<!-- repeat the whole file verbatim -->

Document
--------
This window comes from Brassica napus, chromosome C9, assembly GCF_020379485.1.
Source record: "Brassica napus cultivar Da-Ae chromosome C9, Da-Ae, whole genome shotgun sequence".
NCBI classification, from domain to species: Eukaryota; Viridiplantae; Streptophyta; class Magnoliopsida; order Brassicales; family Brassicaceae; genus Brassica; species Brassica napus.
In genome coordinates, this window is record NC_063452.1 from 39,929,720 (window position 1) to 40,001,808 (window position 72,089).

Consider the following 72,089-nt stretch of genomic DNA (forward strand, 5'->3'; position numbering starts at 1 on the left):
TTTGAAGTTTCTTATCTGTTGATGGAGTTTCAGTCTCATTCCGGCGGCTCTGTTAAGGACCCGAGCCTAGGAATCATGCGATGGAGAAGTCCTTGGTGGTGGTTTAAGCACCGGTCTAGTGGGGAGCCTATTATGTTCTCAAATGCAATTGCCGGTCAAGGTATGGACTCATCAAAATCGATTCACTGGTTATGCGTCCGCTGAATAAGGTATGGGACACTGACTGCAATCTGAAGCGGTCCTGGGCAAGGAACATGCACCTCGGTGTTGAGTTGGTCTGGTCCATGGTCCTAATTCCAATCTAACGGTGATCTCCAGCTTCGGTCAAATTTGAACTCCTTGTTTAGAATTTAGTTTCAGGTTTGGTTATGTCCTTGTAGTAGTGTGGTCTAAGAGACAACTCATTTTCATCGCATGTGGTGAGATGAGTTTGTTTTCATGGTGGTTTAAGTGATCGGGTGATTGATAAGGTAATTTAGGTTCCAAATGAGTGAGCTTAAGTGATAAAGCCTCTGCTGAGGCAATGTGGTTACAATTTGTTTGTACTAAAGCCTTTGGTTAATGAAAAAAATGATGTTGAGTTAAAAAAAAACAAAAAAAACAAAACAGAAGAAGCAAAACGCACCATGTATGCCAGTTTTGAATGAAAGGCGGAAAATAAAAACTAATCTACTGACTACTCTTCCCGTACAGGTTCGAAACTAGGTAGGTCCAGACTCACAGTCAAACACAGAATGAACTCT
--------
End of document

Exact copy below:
This window comes from Brassica napus, chromosome C9, assembly GCF_020379485.1.
Source record: "Brassica napus cultivar Da-Ae chromosome C9, Da-Ae, whole genome shotgun sequence".
NCBI classification, from domain to species: Eukaryota; Viridiplantae; Streptophyta; class Magnoliopsida; order Brassicales; family Brassicaceae; genus Brassica; species Brassica napus.
In genome coordinates, this window is record NC_063452.1 from 39,929,720 (window position 1) to 40,001,808 (window position 72,089).

Consider the following 72,089-nt stretch of genomic DNA (forward strand, 5'->3'; position numbering starts at 1 on the left):
TTTGAAGTTTCTTATCTGTTGATGGAGTTTCAGTCTCATTCCGGCGGCTCTGTTAAGGACCCGAGCCTAGGAATCATGCGATGGAGAAGTCCTTGGTGGTGGTTTAAGCACCGGTCTAGTGGGGAGCCTATTATGTTCTCAAATGCAATTGCCGGTCAAGGTATGGACTCATCAAAATCGATTCACTGGTTATGCGTCCGCTGAATAAGGTATGGGACACTGACTGCAATCTGAAGCGGTCCTGGGCAAGGAACATGCACCTCGGTGTTGAGTTGGTCTGGTCCATGGTCCTAATTCCAATCTAACGGTGATCTCCAGCTTCGGTCAAATTTGAACTCCTTGTTTAGAATTTAGTTTCAGGTTTGGTTATGTCCTTGTAGTAGTGTGGTCTAAGAGACAACTCATTTTCATCGCATGTGGTGAGATGAGTTTGTTTTCATGGTGGTTTAAGTGATCGGGTGATTGATAAGGTAATTTAGGTTCCAAATGAGTGAGCTTAAGTGATAAAGCCTCTGCTGAGGCAATGTGGTTACAATTTGTTTGTACTAAAGCCTTTGGTTAATGAAAAAAATGATGTTGAGTTAAAAAAAAACAAAAAAAACAAAACAGAAGAAGCAAAACGCACCATGTATGCCAGTTTTGAATGAAAGGCGGAAAATAAAAACTAATCTACTGACTACTCTTCCCGTACAGGTTCGAAACTAGGTAGGTCCAGACTCACAGTCAAACACAGAATGAACTCT